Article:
|820 Pole Line Road at 8th St.|
|Open 24 Hours|
With graves dating back to 1855, the Davis Cemetery ranks among Davis' oldest institutions. In addition to its burial and rememberance functions, the cemetery hosts a wide variety of community events throughout the year and prides itself on being “an inviting space for remembrance, contemplation and healing” in the Davis community.
The cemetery gained some recent prominence for being among the first to offer a Green Burial option. Green burial eschews traditional coffins and embalming in favor of untreated wood containers that speed the process of reintegration into nature.
Gallery 1855: Located on the cemetery's premises, Gallery 1855 is a free exhibition only gallery which hosts a new art exhibit each month. Art work is largely photographic in nature and tends to feature professional work from both in and outside of the Davis community. Visitors are encouraged to stop by the gallery anytime during business hours, as odds are some of the helpful employees will be on hand to tell you a little bit more about the art. There is always a Meet the Artist/Open House from 1 PM - 4 PM on the 2nd Sunday of each month, making the cemetery a nice place to visit after a long brunch at Delta of Venus.
Information on upcoming exhibits can be found here
Botanical History: Over the last decade, the cemetery has worked extensively on its grounds keeping, reintroducing native species of plants and reducing pesticide usage. The end result is an impressive array of local plants and flowers with rotating blooms ten months of the year. The cemetery employs a method of benign neglect in the historical section of the graveyard, allowing a slight overgrowth of plants that highlight the age and natural beauty of the premises. Combined with a series of nicely appointed benches and walkways, the Davis Cemetery makes for an excellent public space for contemplation and meditation. The premises are also open 24 hours a day (though unlit).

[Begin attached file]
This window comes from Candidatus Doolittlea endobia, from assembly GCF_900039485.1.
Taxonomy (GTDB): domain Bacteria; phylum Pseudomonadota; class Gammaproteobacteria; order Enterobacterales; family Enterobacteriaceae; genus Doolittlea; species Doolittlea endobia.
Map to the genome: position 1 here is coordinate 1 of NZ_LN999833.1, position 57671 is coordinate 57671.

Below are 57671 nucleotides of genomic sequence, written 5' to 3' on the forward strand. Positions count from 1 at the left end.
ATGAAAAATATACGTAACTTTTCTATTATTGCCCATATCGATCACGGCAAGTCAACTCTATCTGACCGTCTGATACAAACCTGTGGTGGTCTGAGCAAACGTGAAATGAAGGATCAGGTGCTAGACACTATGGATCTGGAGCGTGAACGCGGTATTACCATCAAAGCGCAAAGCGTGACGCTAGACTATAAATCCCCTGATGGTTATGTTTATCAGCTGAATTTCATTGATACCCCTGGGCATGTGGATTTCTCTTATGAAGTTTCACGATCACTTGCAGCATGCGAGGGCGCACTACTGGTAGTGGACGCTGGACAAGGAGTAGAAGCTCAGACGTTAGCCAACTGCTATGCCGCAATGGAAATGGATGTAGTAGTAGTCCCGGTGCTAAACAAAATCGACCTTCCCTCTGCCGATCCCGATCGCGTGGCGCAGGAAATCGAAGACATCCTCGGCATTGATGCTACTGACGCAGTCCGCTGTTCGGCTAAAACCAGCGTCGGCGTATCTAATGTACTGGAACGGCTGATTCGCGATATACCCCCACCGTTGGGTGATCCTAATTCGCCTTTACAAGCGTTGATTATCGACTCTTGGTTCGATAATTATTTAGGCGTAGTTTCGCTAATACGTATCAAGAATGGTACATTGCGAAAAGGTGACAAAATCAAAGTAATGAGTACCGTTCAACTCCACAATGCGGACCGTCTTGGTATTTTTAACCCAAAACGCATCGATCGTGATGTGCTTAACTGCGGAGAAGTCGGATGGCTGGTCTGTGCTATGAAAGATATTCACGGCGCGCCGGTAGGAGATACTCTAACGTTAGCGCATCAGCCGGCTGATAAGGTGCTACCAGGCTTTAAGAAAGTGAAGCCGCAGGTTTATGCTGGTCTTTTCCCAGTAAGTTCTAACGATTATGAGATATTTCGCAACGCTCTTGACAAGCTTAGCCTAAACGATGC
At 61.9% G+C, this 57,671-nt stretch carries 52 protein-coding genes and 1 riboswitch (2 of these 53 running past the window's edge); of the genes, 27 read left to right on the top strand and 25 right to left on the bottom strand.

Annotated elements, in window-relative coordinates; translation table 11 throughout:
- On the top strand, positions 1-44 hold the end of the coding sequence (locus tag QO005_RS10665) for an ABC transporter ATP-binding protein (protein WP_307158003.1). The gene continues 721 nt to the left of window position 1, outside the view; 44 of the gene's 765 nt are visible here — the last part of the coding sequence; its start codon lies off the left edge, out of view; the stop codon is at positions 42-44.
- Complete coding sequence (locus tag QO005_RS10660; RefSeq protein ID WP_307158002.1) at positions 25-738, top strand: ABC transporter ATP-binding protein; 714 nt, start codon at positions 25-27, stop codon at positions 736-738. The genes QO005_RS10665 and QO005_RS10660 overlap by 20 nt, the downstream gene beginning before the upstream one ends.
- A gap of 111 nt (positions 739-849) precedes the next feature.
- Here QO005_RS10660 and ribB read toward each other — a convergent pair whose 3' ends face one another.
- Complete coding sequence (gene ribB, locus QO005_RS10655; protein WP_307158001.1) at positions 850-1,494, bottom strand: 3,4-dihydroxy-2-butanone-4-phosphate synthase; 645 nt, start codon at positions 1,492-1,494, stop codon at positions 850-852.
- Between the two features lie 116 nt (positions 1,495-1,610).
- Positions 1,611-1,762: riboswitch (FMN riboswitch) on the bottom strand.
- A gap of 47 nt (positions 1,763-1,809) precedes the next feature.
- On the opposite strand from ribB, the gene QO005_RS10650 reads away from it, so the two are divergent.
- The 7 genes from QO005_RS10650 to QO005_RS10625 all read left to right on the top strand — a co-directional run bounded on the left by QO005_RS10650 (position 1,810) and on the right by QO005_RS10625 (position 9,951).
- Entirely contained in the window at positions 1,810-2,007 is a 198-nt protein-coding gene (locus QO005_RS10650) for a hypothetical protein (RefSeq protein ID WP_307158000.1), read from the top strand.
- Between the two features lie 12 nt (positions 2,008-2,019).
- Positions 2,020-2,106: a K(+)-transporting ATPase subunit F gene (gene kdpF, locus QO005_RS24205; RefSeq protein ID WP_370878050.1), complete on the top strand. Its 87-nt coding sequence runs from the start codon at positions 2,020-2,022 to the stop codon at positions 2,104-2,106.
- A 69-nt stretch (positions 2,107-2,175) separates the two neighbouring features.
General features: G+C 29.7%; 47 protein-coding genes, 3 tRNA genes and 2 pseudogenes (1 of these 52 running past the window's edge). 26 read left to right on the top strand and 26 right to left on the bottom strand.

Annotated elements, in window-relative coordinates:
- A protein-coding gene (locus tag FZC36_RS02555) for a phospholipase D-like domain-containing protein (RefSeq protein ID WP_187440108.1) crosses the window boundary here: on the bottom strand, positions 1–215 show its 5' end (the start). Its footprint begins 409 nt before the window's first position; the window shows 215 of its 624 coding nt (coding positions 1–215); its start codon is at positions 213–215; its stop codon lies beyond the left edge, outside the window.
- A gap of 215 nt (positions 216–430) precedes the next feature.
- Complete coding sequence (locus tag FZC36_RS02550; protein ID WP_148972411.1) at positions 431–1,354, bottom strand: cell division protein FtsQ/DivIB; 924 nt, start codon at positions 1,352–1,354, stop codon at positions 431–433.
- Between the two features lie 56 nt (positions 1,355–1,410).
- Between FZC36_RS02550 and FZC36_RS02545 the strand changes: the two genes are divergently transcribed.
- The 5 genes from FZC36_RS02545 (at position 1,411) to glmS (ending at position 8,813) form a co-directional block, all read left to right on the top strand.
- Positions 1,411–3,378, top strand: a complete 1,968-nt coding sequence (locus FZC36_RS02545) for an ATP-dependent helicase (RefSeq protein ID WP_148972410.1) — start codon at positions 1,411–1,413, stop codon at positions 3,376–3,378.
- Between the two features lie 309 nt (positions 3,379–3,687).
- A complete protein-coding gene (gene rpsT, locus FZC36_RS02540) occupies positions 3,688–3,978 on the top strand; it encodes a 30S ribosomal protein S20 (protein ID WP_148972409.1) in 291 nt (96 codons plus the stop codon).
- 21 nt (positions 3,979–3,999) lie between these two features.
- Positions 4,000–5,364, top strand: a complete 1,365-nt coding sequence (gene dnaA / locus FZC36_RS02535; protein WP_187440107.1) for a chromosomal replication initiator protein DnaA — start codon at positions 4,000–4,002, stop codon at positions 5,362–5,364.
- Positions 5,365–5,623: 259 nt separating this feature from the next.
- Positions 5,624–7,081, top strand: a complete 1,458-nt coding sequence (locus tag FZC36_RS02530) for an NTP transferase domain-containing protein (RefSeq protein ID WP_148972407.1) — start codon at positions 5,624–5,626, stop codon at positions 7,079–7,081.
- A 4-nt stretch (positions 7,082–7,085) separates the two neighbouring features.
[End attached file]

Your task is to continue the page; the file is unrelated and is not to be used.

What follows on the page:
History: The area was bought by Joseph B. Chiles in 1850, and the grounds were probably used as a cemetery shortly after this purchase. The oldest gravestone still standing in the cemetery dates to 1855. Historical sources note that there used to be a number of wooden grave markers, but they have all been lost to grass fires and vandals. Some of the earliest burials were pioneers and Chinese settlers; due to the lost markers many of them now reside in unmarked graves. The eastern three acres of the current cemetery (closest to the E. 8th St./Pole Line corner) were officially donated to the Catholic Church in the late 1800s by Bridget Dee, the widow of Isaac Skinner Chiles. As such, they remained the sole property of the Catholic Diocese until 1958, at which point the three acres were handed over to the Davis Cemetery District.
There is a marker honoring veterans by the flagpole in front of the office building and a labyrinth cut into the grass on the north side of the office building. A second grass labyrinth is located south of the new Veteran Memorial Fountain area on the grassy slope. Both labyrinths have benches in their centers for extended contemplation and are open to the public. The veteran Memorial Fountain and the Memorial Plaza are used for Memorial Day and Veteran's Day gatherings, as well as for various other public and private functions.
The eastern part of the cemetery where there are no graves used to be a popular dog park. However, due to usage conflicts between dog owners and both cemetery visitors and neighboring residents, the contract between the city and the cemetery was not renewed. (The city has a new dog park on Second St. under the Pole Line overpass.) Visitors are encouraged to walk through this area, which has been extensively restored with native plants and meadow flowers; binoculars and/or cameras can be useful for viewing over 56 species of birds on the property, not to mention rabbits and other small creatures.
The cemetery has discouraged drive-through traffic by erecting a gate at the Pole Line Road entrance. Gates are normally open during office hours and for weekend events, but closed evenings and most weekends. There is a pedestrian entrance next to the large gate which is always accessible to bicycles and foot traffic, and the side entrance off East 8th Street is open 24-7.